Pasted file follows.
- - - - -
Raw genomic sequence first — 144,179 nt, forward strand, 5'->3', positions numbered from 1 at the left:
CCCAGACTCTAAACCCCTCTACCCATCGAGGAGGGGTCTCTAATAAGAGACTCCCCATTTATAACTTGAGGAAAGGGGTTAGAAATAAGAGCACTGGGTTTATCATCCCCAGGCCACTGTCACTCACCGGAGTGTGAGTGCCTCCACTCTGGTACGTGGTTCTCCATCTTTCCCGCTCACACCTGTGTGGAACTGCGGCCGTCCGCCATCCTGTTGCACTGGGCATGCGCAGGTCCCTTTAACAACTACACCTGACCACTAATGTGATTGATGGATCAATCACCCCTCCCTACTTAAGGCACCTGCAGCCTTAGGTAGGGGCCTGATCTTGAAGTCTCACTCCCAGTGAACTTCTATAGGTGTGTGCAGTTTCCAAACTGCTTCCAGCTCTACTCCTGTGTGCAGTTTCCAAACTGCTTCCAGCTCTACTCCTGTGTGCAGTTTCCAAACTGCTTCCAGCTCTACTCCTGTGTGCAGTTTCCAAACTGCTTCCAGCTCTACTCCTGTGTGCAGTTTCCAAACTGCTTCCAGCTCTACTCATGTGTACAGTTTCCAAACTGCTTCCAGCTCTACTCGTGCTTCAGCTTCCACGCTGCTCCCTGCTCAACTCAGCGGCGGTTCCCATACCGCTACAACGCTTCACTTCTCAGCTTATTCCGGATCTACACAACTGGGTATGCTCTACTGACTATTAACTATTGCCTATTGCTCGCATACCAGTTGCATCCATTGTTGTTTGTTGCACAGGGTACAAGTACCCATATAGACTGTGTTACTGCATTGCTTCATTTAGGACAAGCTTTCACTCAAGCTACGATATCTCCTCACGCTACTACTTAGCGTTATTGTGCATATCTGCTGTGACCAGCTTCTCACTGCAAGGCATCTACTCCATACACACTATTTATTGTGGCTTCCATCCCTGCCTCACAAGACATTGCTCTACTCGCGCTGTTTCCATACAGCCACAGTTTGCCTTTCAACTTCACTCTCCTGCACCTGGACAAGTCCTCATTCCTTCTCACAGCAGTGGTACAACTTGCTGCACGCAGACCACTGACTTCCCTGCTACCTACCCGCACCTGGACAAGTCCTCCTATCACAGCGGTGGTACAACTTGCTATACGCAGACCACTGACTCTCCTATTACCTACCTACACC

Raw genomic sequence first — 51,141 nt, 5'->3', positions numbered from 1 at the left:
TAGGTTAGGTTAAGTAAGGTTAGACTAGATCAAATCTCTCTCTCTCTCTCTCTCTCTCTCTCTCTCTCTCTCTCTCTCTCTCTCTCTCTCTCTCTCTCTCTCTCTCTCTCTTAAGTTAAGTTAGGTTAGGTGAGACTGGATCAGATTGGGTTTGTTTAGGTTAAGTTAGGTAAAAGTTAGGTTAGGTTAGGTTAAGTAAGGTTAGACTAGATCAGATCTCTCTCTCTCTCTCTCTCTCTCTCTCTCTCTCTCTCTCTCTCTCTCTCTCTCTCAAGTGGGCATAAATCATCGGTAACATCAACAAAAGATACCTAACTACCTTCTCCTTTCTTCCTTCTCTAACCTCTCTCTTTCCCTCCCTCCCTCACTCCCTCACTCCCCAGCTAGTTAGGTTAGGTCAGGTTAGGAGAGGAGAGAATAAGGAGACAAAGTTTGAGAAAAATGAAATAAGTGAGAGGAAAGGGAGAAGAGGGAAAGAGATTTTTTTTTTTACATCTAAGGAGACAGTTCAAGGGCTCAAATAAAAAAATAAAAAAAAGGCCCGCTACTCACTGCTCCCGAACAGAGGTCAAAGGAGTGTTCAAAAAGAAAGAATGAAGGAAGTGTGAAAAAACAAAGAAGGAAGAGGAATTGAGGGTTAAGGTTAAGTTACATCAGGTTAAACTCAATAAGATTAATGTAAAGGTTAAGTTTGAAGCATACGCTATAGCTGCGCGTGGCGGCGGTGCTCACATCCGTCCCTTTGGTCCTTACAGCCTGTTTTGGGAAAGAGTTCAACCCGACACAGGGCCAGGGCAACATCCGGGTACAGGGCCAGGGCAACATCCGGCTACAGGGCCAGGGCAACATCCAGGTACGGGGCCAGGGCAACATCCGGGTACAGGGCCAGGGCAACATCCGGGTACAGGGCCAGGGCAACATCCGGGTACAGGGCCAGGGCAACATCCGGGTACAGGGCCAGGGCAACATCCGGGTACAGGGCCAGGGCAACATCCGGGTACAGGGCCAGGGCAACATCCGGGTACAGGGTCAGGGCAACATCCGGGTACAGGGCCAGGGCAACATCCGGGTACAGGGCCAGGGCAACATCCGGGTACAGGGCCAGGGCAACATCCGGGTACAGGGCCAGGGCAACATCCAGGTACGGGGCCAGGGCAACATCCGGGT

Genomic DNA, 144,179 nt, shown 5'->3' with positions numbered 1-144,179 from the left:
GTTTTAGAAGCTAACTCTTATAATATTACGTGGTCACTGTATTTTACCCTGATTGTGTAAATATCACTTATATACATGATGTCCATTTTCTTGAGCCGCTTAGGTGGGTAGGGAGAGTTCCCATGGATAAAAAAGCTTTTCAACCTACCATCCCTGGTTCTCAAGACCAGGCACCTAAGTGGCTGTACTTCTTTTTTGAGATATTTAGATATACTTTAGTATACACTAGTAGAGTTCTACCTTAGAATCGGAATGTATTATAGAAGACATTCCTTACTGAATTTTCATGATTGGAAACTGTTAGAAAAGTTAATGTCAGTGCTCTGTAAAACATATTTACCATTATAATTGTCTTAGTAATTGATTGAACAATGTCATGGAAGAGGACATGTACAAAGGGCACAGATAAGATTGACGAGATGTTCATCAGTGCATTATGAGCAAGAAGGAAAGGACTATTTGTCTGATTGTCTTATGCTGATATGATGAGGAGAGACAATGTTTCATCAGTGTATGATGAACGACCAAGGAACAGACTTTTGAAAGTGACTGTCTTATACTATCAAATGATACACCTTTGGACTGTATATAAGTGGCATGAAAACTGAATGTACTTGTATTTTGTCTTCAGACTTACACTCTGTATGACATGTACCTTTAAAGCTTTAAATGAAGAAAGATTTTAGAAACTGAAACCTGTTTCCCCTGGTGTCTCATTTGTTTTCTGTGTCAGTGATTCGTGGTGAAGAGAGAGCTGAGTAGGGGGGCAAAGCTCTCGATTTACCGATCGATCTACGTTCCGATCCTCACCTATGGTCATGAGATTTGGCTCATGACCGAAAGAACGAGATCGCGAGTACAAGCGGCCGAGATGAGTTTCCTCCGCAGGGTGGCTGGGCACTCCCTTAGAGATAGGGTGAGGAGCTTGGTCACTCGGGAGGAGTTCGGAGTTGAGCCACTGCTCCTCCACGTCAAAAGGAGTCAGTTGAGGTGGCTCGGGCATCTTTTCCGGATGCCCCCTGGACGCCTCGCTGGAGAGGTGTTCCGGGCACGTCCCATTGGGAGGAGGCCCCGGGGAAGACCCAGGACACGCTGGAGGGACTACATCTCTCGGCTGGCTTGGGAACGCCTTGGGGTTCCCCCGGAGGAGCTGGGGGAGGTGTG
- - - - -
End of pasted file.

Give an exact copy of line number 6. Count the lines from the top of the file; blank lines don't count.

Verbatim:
GTTTTAGAAGCTAACTCTTATAATATTACGTGGTCACTGTATTTTACCCTGATTGTGTAAATATCACTTATATACATGATGTCCATTTTCTTGAGCCGCTTAGGTGGGTAGGGAGAGTTCCCATGGATAAAAAAGCTTTTCAACCTACCATCCCTGGTTCTCAAGACCAGGCACCTAAGTGGCTGTACTTCTTTTTTGAGATATTTAGATATACTTTAGTATACACTAGTAGAGTTCTACCTTAGAATCGGAATGTATTATAGAAGACATTCCTTACTGAATTTTCATGATTGGAAACTGTTAGAAAAGTTAATGTCAGTGCTCTGTAAAACATATTTACCATTATAATTGTCTTAGTAATTGATTGAACAATGTCATGGAAGAGGACATGTACAAAGGGCACAGATAAGATTGACGAGATGTTCATCAGTGCATTATGAGCAAGAAGGAAAGGACTATTTGTCTGATTGTCTTATGCTGATATGATGAGGAGAGACAATGTTTCATCAGTGTATGATGAACGACCAAGGAACAGACTTTTGAAAGTGACTGTCTTATACTATCAAATGATACACCTTTGGACTGTATATAAGTGGCATGAAAACTGAATGTACTTGTATTTTGTCTTCAGACTTACACTCTGTATGACATGTACCTTTAAAGCTTTAAATGAAGAAAGATTTTAGAAACTGAAACCTGTTTCCCCTGGTGTCTCATTTGTTTTCTGTGTCAGTGATTCGTGGTGAAGAGAGAGCTGAGTAGGGGGGCAAAGCTCTCGATTTACCGATCGATCTACGTTCCGATCCTCACCTATGGTCATGAGATTTGGCTCATGACCGAAAGAACGAGATCGCGAGTACAAGCGGCCGAGATGAGTTTCCTCCGCAGGGTGGCTGGGCACTCCCTTAGAGATAGGGTGAGGAGCTTGGTCACTCGGGAGGAGTTCGGAGTTGAGCCACTGCTCCTCCACGTCAAAAGGAGTCAGTTGAGGTGGCTCGGGCATCTTTTCCGGATGCCCCCTGGACGCCTCGCTGGAGAGGTGTTCCGGGCACGTCCCATTGGGAGGAGGCCCCGGGGAAGACCCAGGACACGCTGGAGGGACTACATCTCTCGGCTGGCTTGGGAACGCCTTGGGGTTCCCCCGGAGGAGCTGGGGGAGGTGTG